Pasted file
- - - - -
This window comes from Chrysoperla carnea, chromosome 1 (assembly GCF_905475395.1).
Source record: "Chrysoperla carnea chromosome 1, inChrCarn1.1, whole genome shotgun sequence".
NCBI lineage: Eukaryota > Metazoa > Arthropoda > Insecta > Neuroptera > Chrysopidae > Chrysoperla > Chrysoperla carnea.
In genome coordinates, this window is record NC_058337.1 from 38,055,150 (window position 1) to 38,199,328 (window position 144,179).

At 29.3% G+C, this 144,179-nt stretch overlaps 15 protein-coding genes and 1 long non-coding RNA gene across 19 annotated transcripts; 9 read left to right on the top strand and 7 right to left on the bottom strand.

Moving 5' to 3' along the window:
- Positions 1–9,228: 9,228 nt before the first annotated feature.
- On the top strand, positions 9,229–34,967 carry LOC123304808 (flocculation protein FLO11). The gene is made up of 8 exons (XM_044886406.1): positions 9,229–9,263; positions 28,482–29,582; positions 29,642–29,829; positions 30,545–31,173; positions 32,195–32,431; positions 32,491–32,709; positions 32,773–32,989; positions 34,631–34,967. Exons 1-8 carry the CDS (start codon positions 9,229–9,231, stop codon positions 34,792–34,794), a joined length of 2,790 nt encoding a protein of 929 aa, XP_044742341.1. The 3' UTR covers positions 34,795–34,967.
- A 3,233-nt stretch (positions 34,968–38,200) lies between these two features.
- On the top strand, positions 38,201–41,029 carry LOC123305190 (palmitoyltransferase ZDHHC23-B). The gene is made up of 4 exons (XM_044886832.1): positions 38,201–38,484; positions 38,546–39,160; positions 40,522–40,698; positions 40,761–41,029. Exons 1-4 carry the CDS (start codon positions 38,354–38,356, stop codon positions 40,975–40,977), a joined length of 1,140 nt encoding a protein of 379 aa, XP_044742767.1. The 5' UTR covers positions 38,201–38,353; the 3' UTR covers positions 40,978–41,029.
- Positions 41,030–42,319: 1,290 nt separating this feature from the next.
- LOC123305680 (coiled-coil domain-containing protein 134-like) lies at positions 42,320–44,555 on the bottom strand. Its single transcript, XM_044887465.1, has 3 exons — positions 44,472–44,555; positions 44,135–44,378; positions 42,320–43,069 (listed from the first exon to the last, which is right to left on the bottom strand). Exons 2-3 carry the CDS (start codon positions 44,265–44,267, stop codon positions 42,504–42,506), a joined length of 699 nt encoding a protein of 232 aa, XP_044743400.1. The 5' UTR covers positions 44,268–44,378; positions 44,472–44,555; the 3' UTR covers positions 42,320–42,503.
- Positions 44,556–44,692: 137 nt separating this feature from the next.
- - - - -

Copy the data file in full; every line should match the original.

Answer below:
This window comes from Chrysoperla carnea, chromosome 1 (assembly GCF_905475395.1).
Source record: "Chrysoperla carnea chromosome 1, inChrCarn1.1, whole genome shotgun sequence".
NCBI lineage: Eukaryota > Metazoa > Arthropoda > Insecta > Neuroptera > Chrysopidae > Chrysoperla > Chrysoperla carnea.
In genome coordinates, this window is record NC_058337.1 from 38,055,150 (window position 1) to 38,199,328 (window position 144,179).

At 29.3% G+C, this 144,179-nt stretch overlaps 15 protein-coding genes and 1 long non-coding RNA gene across 19 annotated transcripts; 9 read left to right on the top strand and 7 right to left on the bottom strand.

Moving 5' to 3' along the window:
- Positions 1–9,228: 9,228 nt before the first annotated feature.
- On the top strand, positions 9,229–34,967 carry LOC123304808 (flocculation protein FLO11). The gene is made up of 8 exons (XM_044886406.1): positions 9,229–9,263; positions 28,482–29,582; positions 29,642–29,829; positions 30,545–31,173; positions 32,195–32,431; positions 32,491–32,709; positions 32,773–32,989; positions 34,631–34,967. Exons 1-8 carry the CDS (start codon positions 9,229–9,231, stop codon positions 34,792–34,794), a joined length of 2,790 nt encoding a protein of 929 aa, XP_044742341.1. The 3' UTR covers positions 34,795–34,967.
- A 3,233-nt stretch (positions 34,968–38,200) lies between these two features.
- On the top strand, positions 38,201–41,029 carry LOC123305190 (palmitoyltransferase ZDHHC23-B). The gene is made up of 4 exons (XM_044886832.1): positions 38,201–38,484; positions 38,546–39,160; positions 40,522–40,698; positions 40,761–41,029. Exons 1-4 carry the CDS (start codon positions 38,354–38,356, stop codon positions 40,975–40,977), a joined length of 1,140 nt encoding a protein of 379 aa, XP_044742767.1. The 5' UTR covers positions 38,201–38,353; the 3' UTR covers positions 40,978–41,029.
- Positions 41,030–42,319: 1,290 nt separating this feature from the next.
- LOC123305680 (coiled-coil domain-containing protein 134-like) lies at positions 42,320–44,555 on the bottom strand. Its single transcript, XM_044887465.1, has 3 exons — positions 44,472–44,555; positions 44,135–44,378; positions 42,320–43,069 (listed from the first exon to the last, which is right to left on the bottom strand). Exons 2-3 carry the CDS (start codon positions 44,265–44,267, stop codon positions 42,504–42,506), a joined length of 699 nt encoding a protein of 232 aa, XP_044743400.1. The 5' UTR covers positions 44,268–44,378; positions 44,472–44,555; the 3' UTR covers positions 42,320–42,503.
- Positions 44,556–44,692: 137 nt separating this feature from the next.